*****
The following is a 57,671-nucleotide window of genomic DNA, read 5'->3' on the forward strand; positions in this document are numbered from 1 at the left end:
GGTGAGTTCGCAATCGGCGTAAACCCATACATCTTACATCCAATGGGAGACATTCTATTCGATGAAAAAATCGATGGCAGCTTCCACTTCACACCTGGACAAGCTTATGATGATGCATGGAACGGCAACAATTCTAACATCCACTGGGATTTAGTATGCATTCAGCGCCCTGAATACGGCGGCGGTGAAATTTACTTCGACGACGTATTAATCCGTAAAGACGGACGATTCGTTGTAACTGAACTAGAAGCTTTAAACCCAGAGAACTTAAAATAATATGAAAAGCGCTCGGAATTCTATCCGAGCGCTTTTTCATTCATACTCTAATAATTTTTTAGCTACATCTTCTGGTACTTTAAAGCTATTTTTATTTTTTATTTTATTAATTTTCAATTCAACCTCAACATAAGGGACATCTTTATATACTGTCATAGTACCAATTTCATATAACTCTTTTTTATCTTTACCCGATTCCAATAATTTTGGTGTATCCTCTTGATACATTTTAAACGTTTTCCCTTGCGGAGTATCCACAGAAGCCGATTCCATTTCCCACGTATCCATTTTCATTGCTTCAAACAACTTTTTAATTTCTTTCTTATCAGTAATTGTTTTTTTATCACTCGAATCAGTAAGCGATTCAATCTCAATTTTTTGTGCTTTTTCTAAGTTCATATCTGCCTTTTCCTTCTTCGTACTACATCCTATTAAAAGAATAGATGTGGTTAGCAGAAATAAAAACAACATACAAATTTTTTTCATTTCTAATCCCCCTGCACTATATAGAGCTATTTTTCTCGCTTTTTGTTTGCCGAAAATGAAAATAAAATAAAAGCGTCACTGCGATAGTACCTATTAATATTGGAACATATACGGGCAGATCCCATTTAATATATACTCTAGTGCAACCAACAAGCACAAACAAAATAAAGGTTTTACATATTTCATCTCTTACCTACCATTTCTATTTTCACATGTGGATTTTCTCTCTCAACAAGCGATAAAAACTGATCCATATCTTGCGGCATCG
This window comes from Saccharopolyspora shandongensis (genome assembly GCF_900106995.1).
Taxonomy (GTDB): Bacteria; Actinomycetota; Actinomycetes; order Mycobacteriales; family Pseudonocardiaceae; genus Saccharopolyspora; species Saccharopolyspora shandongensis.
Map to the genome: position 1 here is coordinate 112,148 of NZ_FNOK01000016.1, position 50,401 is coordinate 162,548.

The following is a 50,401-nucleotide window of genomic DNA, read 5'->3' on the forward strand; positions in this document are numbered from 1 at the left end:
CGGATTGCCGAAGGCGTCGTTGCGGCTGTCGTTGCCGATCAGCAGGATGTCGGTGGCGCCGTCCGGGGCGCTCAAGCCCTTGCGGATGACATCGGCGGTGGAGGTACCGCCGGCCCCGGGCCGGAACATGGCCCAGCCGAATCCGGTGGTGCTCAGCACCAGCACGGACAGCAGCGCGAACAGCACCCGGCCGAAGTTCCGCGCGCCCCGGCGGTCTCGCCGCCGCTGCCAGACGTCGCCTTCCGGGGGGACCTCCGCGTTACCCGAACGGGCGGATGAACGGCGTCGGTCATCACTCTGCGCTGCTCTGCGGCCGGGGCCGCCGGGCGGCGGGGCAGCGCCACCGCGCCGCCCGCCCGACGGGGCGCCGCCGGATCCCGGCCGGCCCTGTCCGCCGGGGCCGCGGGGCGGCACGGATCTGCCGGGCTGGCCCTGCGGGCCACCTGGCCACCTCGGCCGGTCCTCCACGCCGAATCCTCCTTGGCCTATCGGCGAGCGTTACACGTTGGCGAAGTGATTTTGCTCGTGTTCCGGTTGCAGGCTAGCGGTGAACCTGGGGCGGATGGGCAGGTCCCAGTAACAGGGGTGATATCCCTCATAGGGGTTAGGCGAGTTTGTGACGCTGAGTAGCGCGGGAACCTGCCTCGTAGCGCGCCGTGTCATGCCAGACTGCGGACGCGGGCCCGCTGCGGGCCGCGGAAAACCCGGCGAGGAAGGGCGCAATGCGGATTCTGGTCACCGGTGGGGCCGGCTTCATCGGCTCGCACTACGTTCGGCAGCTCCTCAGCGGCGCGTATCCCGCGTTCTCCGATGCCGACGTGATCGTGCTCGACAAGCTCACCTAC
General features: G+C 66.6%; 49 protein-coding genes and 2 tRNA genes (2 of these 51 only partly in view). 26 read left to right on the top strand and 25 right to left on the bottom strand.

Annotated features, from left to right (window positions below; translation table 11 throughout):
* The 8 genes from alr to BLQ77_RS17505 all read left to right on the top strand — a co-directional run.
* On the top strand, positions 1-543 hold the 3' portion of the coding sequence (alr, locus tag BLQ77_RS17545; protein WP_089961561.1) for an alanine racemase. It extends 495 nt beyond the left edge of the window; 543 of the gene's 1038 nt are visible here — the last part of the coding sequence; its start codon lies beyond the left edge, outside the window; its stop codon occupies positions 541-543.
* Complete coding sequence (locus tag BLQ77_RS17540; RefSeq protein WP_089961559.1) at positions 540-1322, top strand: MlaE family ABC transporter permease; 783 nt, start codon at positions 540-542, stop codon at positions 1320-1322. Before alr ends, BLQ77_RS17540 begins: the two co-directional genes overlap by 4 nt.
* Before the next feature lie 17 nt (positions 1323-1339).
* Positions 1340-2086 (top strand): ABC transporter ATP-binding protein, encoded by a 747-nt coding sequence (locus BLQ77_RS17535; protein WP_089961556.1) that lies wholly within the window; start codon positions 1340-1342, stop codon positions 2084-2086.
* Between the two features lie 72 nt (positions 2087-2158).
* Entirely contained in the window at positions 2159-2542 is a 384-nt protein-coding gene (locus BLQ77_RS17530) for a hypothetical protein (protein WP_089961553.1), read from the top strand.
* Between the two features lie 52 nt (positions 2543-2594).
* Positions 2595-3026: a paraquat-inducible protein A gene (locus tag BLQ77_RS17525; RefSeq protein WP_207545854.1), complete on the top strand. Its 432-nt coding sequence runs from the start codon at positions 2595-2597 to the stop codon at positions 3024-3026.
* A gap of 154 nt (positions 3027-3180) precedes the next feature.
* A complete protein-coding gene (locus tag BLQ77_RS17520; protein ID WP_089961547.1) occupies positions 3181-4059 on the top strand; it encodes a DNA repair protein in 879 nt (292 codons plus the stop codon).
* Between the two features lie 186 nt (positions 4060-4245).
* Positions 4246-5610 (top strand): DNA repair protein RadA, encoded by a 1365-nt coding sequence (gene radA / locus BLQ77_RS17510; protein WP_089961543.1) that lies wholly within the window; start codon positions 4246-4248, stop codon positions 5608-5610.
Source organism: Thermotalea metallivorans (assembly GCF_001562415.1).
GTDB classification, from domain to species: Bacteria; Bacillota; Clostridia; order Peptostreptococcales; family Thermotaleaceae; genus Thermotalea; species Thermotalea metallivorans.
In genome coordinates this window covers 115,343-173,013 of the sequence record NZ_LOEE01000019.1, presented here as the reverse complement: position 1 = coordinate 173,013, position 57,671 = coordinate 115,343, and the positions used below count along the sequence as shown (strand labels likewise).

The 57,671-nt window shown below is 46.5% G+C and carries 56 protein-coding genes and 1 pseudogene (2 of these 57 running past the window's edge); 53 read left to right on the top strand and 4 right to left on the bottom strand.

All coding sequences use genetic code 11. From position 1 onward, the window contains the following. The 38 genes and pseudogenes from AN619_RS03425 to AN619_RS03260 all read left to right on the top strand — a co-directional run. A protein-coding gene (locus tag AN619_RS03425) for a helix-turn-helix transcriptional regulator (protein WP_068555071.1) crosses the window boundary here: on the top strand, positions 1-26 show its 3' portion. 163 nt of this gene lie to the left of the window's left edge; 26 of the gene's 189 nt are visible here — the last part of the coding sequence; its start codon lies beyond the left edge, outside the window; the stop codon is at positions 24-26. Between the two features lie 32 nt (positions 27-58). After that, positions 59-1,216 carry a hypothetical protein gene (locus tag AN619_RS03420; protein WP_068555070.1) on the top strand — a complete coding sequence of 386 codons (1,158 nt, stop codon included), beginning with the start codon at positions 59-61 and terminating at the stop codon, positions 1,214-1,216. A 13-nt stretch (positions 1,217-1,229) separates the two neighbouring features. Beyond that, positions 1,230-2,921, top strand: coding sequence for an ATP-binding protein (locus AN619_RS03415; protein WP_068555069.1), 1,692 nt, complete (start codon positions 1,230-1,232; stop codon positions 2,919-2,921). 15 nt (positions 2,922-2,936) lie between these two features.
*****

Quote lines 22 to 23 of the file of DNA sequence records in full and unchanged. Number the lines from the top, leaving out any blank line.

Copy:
* Positions 4246-5610 (top strand): DNA repair protein RadA, encoded by a 1365-nt coding sequence (gene radA / locus BLQ77_RS17510; protein WP_089961543.1) that lies wholly within the window; start codon positions 4246-4248, stop codon positions 5608-5610.
Source organism: Thermotalea metallivorans (assembly GCF_001562415.1).